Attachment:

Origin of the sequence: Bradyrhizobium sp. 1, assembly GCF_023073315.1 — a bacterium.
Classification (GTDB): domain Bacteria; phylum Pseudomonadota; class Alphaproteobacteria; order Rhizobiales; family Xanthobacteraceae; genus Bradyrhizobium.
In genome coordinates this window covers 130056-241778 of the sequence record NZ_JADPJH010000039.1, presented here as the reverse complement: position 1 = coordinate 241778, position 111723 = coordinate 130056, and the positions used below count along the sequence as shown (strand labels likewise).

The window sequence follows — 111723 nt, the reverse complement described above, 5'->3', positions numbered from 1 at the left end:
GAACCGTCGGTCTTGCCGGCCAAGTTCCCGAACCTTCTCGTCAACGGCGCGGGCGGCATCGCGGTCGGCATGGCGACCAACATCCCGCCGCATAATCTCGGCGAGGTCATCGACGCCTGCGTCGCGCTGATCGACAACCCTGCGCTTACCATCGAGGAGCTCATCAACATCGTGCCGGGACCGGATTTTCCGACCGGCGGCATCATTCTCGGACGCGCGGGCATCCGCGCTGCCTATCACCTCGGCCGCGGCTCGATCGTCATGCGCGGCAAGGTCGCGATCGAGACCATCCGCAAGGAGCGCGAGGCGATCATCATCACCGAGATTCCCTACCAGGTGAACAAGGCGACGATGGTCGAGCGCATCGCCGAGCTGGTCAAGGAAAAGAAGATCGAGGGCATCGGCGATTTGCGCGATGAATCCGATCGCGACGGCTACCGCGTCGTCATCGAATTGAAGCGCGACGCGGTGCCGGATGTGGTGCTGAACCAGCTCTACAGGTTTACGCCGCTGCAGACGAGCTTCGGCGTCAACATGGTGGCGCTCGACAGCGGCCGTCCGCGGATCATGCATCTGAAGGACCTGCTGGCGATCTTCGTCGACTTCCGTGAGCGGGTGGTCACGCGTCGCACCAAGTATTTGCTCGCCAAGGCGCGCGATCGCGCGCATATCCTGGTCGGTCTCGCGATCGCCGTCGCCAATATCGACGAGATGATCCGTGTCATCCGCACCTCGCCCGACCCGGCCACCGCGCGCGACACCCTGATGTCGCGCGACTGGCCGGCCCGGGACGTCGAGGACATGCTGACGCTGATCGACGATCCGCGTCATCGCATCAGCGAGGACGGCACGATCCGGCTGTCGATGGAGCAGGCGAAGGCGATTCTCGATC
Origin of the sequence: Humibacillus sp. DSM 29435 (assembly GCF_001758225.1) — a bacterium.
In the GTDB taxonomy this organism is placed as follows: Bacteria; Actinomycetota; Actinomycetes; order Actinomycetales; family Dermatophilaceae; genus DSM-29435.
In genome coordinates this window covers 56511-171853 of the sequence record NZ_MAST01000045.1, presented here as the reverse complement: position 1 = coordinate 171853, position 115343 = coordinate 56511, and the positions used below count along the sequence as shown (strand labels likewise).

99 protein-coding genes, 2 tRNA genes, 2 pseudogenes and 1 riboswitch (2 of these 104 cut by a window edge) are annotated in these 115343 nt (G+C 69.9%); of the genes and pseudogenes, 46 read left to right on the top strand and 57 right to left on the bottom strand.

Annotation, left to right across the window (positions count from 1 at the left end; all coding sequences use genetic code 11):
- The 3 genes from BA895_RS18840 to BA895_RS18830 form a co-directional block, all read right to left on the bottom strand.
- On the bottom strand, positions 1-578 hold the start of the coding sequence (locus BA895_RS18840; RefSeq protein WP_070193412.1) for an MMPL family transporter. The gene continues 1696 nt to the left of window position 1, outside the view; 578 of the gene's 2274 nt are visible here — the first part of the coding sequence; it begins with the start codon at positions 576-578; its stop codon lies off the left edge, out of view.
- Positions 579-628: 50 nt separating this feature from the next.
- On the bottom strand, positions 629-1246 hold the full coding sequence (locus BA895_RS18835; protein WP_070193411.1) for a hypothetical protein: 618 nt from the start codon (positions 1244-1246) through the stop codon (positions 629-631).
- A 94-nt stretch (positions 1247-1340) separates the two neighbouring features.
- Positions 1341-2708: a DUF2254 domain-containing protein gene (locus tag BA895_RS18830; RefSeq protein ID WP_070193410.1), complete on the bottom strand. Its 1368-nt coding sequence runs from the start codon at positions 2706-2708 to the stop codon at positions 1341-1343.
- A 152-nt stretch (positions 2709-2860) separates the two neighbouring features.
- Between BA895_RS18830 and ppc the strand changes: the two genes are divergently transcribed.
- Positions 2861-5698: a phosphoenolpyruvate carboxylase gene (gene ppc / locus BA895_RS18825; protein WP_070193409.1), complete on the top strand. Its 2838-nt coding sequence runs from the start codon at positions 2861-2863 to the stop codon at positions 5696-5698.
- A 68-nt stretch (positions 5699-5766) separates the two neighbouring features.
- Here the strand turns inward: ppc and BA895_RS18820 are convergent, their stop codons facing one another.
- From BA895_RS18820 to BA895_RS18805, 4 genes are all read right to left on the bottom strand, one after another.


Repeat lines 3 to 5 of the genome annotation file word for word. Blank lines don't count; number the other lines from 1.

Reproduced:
In genome coordinates this window covers 130056-241778 of the sequence record NZ_JADPJH010000039.1, presented here as the reverse complement: position 1 = coordinate 241778, position 111723 = coordinate 130056, and the positions used below count along the sequence as shown (strand labels likewise).

The window sequence follows — 111723 nt, the reverse complement described above, 5'->3', positions numbered from 1 at the left end:
GAACCGTCGGTCTTGCCGGCCAAGTTCCCGAACCTTCTCGTCAACGGCGCGGGCGGCATCGCGGTCGGCATGGCGACCAACATCCCGCCGCATAATCTCGGCGAGGTCATCGACGCCTGCGTCGCGCTGATCGACAACCCTGCGCTTACCATCGAGGAGCTCATCAACATCGTGCCGGGACCGGATTTTCCGACCGGCGGCATCATTCTCGGACGCGCGGGCATCCGCGCTGCCTATCACCTCGGCCGCGGCTCGATCGTCATGCGCGGCAAGGTCGCGATCGAGACCATCCGCAAGGAGCGCGAGGCGATCATCATCACCGAGATTCCCTACCAGGTGAACAAGGCGACGATGGTCGAGCGCATCGCCGAGCTGGTCAAGGAAAAGAAGATCGAGGGCATCGGCGATTTGCGCGATGAATCCGATCGCGACGGCTACCGCGTCGTCATCGAATTGAAGCGCGACGCGGTGCCGGATGTGGTGCTGAACCAGCTCTACAGGTTTACGCCGCTGCAGACGAGCTTCGGCGTCAACATGGTGGCGCTCGACAGCGGCCGTCCGCGGATCATGCATCTGAAGGACCTGCTGGCGATCTTCGTCGACTTCCGTGAGCGGGTGGTCACGCGTCGCACCAAGTATTTGCTCGCCAAGGCGCGCGATCGCGCGCATATCCTGGTCGGTCTCGCGATCGCCGTCGCCAATATCGACGAGATGATCCGTGTCATCCGCACCTCGCCCGACCCGGCCACCGCGCGCGACACCCTGATGTCGCGCGACTGGCCGGCCCGGGACGTCGAGGACATGCTGACGCTGATCGACGATCCGCGTCATCGCATCAGCGAGGACGGCACGATCCGGCTGTCGATGGAGCAGGCGAAGGCGATTCTCGATC